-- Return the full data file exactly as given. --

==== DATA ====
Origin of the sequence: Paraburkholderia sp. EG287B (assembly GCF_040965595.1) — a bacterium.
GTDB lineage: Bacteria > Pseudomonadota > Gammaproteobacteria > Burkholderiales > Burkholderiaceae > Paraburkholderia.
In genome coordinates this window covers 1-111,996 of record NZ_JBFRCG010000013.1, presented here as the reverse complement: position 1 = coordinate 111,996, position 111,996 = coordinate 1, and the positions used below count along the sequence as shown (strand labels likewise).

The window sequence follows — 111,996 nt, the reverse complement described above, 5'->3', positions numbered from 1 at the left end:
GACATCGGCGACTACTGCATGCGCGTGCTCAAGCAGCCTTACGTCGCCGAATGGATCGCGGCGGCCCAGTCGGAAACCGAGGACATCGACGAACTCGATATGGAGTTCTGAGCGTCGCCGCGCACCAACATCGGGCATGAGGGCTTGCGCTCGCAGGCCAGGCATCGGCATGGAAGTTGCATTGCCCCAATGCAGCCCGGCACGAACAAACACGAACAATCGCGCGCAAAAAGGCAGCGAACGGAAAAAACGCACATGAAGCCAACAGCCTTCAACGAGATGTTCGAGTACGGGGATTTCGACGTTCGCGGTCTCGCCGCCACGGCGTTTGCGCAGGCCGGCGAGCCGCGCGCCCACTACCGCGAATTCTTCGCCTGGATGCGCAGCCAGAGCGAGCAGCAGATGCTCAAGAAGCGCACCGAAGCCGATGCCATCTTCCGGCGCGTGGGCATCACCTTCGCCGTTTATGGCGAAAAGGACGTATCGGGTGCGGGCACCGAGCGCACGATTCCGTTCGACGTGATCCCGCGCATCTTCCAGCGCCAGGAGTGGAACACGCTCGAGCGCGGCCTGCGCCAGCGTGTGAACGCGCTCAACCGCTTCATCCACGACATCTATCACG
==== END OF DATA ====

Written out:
Origin of the sequence: Paraburkholderia sp. EG287B (assembly GCF_040965595.1) — a bacterium.
GTDB lineage: Bacteria > Pseudomonadota > Gammaproteobacteria > Burkholderiales > Burkholderiaceae > Paraburkholderia.
In genome coordinates this window covers 1-111,996 of record NZ_JBFRCG010000013.1, presented here as the reverse complement: position 1 = coordinate 111,996, position 111,996 = coordinate 1, and the positions used below count along the sequence as shown (strand labels likewise).

The window sequence follows — 111,996 nt, the reverse complement described above, 5'->3', positions numbered from 1 at the left end:
GACATCGGCGACTACTGCATGCGCGTGCTCAAGCAGCCTTACGTCGCCGAATGGATCGCGGCGGCCCAGTCGGAAACCGAGGACATCGACGAACTCGATATGGAGTTCTGAGCGTCGCCGCGCACCAACATCGGGCATGAGGGCTTGCGCTCGCAGGCCAGGCATCGGCATGGAAGTTGCATTGCCCCAATGCAGCCCGGCACGAACAAACACGAACAATCGCGCGCAAAAAGGCAGCGAACGGAAAAAACGCACATGAAGCCAACAGCCTTCAACGAGATGTTCGAGTACGGGGATTTCGACGTTCGCGGTCTCGCCGCCACGGCGTTTGCGCAGGCCGGCGAGCCGCGCGCCCACTACCGCGAATTCTTCGCCTGGATGCGCAGCCAGAGCGAGCAGCAGATGCTCAAGAAGCGCACCGAAGCCGATGCCATCTTCCGGCGCGTGGGCATCACCTTCGCCGTTTATGGCGAAAAGGACGTATCGGGTGCGGGCACCGAGCGCACGATTCCGTTCGACGTGATCCCGCGCATCTTCCAGCGCCAGGAGTGGAACACGCTCGAGCGCGGCCTGCGCCAGCGTGTGAACGCGCTCAACCGCTTCATCCACGACATCTATCACG